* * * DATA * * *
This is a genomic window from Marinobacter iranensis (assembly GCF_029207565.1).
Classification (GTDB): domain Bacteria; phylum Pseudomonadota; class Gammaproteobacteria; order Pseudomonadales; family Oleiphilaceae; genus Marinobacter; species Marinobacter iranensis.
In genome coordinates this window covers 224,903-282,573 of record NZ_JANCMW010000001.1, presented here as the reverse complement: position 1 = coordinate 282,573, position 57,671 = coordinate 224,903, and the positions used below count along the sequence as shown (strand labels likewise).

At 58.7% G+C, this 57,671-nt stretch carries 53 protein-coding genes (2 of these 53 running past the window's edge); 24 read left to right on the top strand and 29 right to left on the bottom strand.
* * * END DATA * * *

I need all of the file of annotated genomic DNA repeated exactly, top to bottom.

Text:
This is a genomic window from Marinobacter iranensis (assembly GCF_029207565.1).
Classification (GTDB): domain Bacteria; phylum Pseudomonadota; class Gammaproteobacteria; order Pseudomonadales; family Oleiphilaceae; genus Marinobacter; species Marinobacter iranensis.
In genome coordinates this window covers 224,903-282,573 of record NZ_JANCMW010000001.1, presented here as the reverse complement: position 1 = coordinate 282,573, position 57,671 = coordinate 224,903, and the positions used below count along the sequence as shown (strand labels likewise).

At 58.7% G+C, this 57,671-nt stretch carries 53 protein-coding genes (2 of these 53 running past the window's edge); 24 read left to right on the top strand and 29 right to left on the bottom strand.